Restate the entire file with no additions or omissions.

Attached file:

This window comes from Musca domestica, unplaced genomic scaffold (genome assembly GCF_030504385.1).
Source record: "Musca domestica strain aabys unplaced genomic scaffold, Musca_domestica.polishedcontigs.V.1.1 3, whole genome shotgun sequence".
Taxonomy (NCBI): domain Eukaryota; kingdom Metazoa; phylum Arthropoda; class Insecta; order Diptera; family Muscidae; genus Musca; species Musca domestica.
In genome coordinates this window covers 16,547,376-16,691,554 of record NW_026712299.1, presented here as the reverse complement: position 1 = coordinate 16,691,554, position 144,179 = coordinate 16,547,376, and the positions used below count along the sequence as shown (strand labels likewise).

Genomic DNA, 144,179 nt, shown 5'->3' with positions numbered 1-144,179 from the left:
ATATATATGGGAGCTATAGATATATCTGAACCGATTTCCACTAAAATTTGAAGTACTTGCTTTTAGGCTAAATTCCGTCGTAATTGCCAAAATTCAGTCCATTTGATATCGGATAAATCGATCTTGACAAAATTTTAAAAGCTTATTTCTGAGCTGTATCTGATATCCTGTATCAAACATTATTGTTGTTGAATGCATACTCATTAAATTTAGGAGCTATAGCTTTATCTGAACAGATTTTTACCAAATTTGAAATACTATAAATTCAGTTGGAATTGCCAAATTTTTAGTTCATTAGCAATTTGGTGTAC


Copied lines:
This window comes from Musca domestica, unplaced genomic scaffold (genome assembly GCF_030504385.1).
Source record: "Musca domestica strain aabys unplaced genomic scaffold, Musca_domestica.polishedcontigs.V.1.1 3, whole genome shotgun sequence".
Taxonomy (NCBI): domain Eukaryota; kingdom Metazoa; phylum Arthropoda; class Insecta; order Diptera; family Muscidae; genus Musca; species Musca domestica.
In genome coordinates this window covers 16,547,376-16,691,554 of record NW_026712299.1, presented here as the reverse complement: position 1 = coordinate 16,691,554, position 144,179 = coordinate 16,547,376, and the positions used below count along the sequence as shown (strand labels likewise).

Genomic DNA, 144,179 nt, shown 5'->3' with positions numbered 1-144,179 from the left:
ATATATATGGGAGCTATAGATATATCTGAACCGATTTCCACTAAAATTTGAAGTACTTGCTTTTAGGCTAAATTCCGTCGTAATTGCCAAAATTCAGTCCATTTGATATCGGATAAATCGATCTTGACAAAATTTTAAAAGCTTATTTCTGAGCTGTATCTGATATCCTGTATCAAACATTATTGTTGTTGAATGCATACTCATTAAATTTAGGAGCTATAGCTTTATCTGAACAGATTTTTACCAAATTTGAAATACTATAAATTCAGTTGGAATTGCCAAATTTTTAGTTCATTAGCAATTTGGTGTAC